Ever seen your cat kneading a blanket, or maybe even your arm or leg, and wondered why they do that? Kneading is an instinctive behaviour that is used by kittens when drinking from their mother. They will knead around the nipple of their mother while feeding to induce the flow of milk. Kneading is a comforting behaviour in cats and nothing to be worried about. 


This instinctive behaviour often is perceived as a problem, especially when the scratching is done on furniture instead of the scratch post. Instinctively, cats like to scratch. Besides that scratching is used to defend oneself, it is also used to mark territory. A cat has tiny glands on all four of their feet, the interdigital glands, which give off pheromones when the claws are extended and the paw stretched. When scratching surfaces, the cat deposits their unique pheromones onto the object, marking it with their unique scent. A cat’s primary sense is smell, and being surrounded by their own scent, makes them feel comfortable and prevents stress. 

To try and prevent scratching on unwanted locations, provide your cat with many designated scratch places that have different types of scratch posts (of different materials/vertical+horizontal, etc), prevent boredom, protect your furniture with protective covers, and use a pheromone diffuser if your cat is feeling uncomfortable or stressed. If your cat does scratch furniture, remember, they are not trying to be naughty! 

Until recently, declawing of cats was regularly performed. And while declawing may sound like only the nails are removed, this is not the case. When a cat is declawed, the top of each digit gets removed, this includes the bone. When looking at this from a human perspective, this would mean the tops of all of your fingers and toes would be amputated. Declawing is detrimental to a cat’s well being and should never be done.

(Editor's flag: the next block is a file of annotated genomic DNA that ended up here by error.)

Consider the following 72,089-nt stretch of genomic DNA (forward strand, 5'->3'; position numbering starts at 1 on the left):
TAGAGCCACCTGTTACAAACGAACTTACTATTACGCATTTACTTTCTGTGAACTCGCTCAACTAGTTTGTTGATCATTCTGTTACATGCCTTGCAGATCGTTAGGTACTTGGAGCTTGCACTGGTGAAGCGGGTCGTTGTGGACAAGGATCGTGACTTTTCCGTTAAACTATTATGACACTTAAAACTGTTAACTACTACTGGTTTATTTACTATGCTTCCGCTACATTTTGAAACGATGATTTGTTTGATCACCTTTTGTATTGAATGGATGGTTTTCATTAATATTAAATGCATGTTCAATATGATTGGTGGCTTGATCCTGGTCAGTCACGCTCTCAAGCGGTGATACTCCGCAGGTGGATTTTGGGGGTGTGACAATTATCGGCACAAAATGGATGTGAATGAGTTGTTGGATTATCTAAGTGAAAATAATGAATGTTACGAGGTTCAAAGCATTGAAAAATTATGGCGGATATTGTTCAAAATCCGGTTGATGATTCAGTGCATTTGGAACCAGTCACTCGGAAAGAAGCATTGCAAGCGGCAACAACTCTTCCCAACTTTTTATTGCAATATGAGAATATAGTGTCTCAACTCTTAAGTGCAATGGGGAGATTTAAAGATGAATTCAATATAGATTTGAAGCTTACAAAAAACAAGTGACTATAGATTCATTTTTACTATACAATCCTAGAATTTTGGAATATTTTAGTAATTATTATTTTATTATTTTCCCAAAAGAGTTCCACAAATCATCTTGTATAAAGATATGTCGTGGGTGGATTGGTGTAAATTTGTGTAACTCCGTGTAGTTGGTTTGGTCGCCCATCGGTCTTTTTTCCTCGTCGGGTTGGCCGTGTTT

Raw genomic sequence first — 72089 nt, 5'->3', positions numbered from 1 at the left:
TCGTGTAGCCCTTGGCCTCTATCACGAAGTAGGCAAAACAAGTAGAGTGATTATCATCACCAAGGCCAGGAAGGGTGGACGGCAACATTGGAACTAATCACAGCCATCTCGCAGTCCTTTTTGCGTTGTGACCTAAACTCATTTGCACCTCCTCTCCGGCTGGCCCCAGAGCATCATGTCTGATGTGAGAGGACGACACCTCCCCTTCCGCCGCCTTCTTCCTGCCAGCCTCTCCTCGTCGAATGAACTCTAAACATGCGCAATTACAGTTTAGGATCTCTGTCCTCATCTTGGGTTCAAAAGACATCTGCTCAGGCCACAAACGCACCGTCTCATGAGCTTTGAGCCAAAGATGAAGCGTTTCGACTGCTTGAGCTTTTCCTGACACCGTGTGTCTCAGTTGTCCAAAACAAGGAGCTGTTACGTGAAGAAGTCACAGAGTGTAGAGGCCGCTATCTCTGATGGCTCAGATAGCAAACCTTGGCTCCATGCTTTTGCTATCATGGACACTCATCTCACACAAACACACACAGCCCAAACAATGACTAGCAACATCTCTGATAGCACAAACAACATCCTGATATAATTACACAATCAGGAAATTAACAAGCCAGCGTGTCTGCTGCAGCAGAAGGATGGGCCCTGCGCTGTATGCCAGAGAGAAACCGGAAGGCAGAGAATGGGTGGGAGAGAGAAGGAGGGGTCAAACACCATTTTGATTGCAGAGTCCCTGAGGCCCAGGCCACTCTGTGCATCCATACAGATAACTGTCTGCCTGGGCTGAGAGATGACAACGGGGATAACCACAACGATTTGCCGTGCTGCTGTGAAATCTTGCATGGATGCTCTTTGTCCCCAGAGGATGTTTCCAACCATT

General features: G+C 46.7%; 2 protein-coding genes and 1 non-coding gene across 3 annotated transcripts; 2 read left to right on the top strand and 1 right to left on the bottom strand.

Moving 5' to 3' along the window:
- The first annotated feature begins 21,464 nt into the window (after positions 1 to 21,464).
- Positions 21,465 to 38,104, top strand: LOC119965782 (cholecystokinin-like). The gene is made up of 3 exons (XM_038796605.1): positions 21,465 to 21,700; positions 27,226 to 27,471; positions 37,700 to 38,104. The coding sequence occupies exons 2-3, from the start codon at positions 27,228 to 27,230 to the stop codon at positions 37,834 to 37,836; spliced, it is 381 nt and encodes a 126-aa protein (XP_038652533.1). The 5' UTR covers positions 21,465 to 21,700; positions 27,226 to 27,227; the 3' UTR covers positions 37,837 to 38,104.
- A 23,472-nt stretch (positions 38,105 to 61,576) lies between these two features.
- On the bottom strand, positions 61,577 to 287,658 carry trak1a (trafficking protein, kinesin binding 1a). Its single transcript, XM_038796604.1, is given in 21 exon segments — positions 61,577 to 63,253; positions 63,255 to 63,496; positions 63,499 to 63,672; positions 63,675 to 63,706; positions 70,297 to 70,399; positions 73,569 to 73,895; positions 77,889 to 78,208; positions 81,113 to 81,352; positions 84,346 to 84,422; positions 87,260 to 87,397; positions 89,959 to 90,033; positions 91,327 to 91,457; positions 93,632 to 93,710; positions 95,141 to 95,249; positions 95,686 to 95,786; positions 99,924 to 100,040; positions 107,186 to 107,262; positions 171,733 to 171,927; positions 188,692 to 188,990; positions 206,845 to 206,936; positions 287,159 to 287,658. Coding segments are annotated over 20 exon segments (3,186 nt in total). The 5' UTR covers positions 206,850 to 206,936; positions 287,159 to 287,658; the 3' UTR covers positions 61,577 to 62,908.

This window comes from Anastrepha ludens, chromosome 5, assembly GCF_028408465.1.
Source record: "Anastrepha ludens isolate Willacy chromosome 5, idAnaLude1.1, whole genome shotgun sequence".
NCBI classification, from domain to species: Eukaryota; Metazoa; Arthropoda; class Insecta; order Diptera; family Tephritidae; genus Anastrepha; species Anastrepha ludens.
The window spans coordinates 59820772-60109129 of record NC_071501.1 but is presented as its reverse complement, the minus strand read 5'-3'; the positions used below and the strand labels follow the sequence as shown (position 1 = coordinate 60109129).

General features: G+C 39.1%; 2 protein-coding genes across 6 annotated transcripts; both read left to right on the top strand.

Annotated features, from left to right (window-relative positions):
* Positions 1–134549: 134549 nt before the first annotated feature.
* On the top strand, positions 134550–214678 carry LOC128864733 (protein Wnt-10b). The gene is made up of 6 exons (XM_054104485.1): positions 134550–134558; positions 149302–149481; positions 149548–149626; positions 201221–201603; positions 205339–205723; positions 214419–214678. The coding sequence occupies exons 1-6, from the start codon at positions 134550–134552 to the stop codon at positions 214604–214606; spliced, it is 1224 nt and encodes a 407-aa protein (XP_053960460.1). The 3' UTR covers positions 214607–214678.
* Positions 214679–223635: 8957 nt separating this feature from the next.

Cats instinctively groom. For a matter of fact, they groom 30% to 50% of the time they are awake. While this instinctive behaviour rarely causes a problem to cat owners, it is an important health indicator of your cat. When grooming habits change, your cat may be in pain, or ill, and a vet visit should be done. 

Homing Instinct

Moving homes is stressful, and even more so for our cats to whom we can’t explain what is happening. You may have heard the advice to keep your cat inside after a move to prevent them from trying to get back to their old house, which according to reports happens in 30% of the cases. This urge to return to old territory is called the homing instinct, and while not as strong in each cat, all cats have this instinct.


Cats have many instinctive behaviours, and by understanding these better, we can be more understanding of our cat and their responses to certain stimuli. We can provide them with the care they require, fulfil their need for certain behaviours, and in turn create a more harmonious living situation when keeping them as pets.

Do you want to know more about our pet care service? Feel free to contact us, we will be happy to help.